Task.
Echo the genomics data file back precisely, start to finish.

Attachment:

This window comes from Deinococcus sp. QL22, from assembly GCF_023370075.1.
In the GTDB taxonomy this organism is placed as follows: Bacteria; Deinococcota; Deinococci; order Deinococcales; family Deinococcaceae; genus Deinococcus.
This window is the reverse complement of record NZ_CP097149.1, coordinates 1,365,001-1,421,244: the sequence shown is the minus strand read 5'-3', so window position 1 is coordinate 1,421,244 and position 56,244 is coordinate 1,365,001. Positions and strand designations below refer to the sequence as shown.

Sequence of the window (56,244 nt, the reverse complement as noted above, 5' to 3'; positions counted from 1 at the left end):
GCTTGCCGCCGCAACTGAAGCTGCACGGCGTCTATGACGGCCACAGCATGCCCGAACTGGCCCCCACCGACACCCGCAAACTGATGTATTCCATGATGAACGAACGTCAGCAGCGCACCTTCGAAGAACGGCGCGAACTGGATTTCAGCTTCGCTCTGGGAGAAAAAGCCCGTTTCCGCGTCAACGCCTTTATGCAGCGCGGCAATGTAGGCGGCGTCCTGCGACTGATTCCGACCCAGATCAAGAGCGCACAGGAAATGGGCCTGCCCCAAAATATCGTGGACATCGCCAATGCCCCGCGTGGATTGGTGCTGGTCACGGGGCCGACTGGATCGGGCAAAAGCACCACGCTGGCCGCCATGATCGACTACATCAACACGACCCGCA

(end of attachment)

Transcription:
This window comes from Deinococcus sp. QL22, from assembly GCF_023370075.1.
In the GTDB taxonomy this organism is placed as follows: Bacteria; Deinococcota; Deinococci; order Deinococcales; family Deinococcaceae; genus Deinococcus.
This window is the reverse complement of record NZ_CP097149.1, coordinates 1,365,001-1,421,244: the sequence shown is the minus strand read 5'-3', so window position 1 is coordinate 1,421,244 and position 56,244 is coordinate 1,365,001. Positions and strand designations below refer to the sequence as shown.

Sequence of the window (56,244 nt, the reverse complement as noted above, 5' to 3'; positions counted from 1 at the left end):
GCTTGCCGCCGCAACTGAAGCTGCACGGCGTCTATGACGGCCACAGCATGCCCGAACTGGCCCCCACCGACACCCGCAAACTGATGTATTCCATGATGAACGAACGTCAGCAGCGCACCTTCGAAGAACGGCGCGAACTGGATTTCAGCTTCGCTCTGGGAGAAAAAGCCCGTTTCCGCGTCAACGCCTTTATGCAGCGCGGCAATGTAGGCGGCGTCCTGCGACTGATTCCGACCCAGATCAAGAGCGCACAGGAAATGGGCCTGCCCCAAAATATCGTGGACATCGCCAATGCCCCGCGTGGATTGGTGCTGGTCACGGGGCCGACTGGATCGGGCAAAAGCACCACGCTGGCCGCCATGATCGACTACATCAACACGACCCGCA